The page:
LeBaron Bonney Company closes its doors

BRYAN EATON/Staff photoThe Biddle and Smart Building on Chestnut Street in Amesbury which housed LeBaron Bonney.

AMESBURY — The last vestige of the city’s automotive manufacturing history is no more after the LeBaron Bonney Company abruptly closed its doors and filed bankruptcy last week.

According to Kitaeff and Associates attorney Josh Burnett, the antique car upholstery company has filed for Chapter 7 bankruptcy. He said the company may no longer operate and a court-appointed trustee will liquidate and sell off its assets, either through private sales or at auction.

Founded by furniture makers Lee and Jack Atherton in 1938, LeBaron Bonney originally made bicycles but moved into the business of restoring the upholstery in old cars in 1959.

That business took off by the mid-1960s when the company moved from Haverhill to the old Biddle and Smart auto body factory on 6 Chestnut St.

The company operated into the 21st century but Trades Mill Co-op co-owner Barbara Lorenc bought its 49,937-square-foot headquarters for $1.3 million last year.

Lorenc rented about 10,000 square feet to LeBaron Bonney after purchasing the building, but she said that all changed last Friday when the company’s handful of remaining employees were suddenly let go.

Round Fender LLC owner and antique car appraiser Duncan LaBay said he was shocked to read about the bankruptcy in Hemmings Daily online Friday morning.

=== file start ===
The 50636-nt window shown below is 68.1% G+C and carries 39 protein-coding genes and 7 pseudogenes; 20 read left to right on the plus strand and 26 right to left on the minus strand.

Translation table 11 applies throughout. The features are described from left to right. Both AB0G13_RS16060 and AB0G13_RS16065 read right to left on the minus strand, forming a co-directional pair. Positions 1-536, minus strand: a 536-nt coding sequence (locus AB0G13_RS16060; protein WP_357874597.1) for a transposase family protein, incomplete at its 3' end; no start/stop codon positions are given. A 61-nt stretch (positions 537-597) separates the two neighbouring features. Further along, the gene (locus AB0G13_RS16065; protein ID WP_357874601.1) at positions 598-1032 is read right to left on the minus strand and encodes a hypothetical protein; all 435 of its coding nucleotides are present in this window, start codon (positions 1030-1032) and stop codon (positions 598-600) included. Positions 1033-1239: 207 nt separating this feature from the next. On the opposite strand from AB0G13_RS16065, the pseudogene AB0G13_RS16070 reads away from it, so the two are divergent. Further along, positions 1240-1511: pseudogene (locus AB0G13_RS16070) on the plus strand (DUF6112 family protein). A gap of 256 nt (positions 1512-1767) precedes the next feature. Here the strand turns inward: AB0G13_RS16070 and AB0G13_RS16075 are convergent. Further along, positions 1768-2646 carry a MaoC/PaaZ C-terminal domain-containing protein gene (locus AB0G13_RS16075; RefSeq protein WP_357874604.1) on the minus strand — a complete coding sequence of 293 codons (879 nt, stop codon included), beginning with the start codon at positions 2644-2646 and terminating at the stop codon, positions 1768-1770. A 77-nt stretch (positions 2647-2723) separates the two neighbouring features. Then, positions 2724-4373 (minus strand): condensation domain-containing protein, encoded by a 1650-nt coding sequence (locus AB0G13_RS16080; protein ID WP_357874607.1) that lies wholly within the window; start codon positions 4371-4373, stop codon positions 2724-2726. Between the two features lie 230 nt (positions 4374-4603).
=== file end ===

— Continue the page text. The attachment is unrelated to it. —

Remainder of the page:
“It’s a sad day for the antique auto world,” LaBay said. “It is also a sad day for the town of Amesbury because LeBaron Bonney is sort of the last of 100 years of coach building and related automotive activities.”

Although most of the country’s automotive manufacturing work moved to Detroit by the 1950s, but a good deal of antique automotive work ended up being done in the Northeast, according to LaBay.

“You have Hampton Coach in downtown Hampton which was purchased by LeBaron Bonney,” LaBay said. “If you look at the hobby, nationally, the Hampton Coach and LeBaron Bonney names are the gold standard, in terms of the correct interiors with the original patterns. I think all of the patterns and materials that they had were one of the firm’s biggest assets. I have no doubt that somebody will acquire those and it will continue on in some fashion. Just not in Massachusetts.”

According to LaBay, the antique automotive business has mostly become “an online venture” in the 21st century.

“A lot of companies are struggling to figure out how to do online commerce,” he said. “They are still sort of in the mail order catalog business. That is a struggle that a lot of firms and organizations generally look at when they transition from the purchase and order world to online sales.”

LaBay, who is also an assistant professor with the Economics and Business Department at Saint Anselm College, said a Chapter 7 bankruptcy is the final word for a company.

“This is a Chapter 7, not a Chapter 11,” LaBay said. “A Chapter 11 bankruptcy is a reorganization, ‘let’s give us some relief from debt band right the ship.’ A Chapter 7 is a white flag and ‘we’re done.’ So what I am hearing about last Friday would fit very much within that.”

Staff writer Jim Sullivan covers Amesbury and Salisbury for The Daily News. He can be reached via email at jsullivan@newburyportnews.com or by phone at 978-961-3145. Follow him on Twitter @ndnsully.

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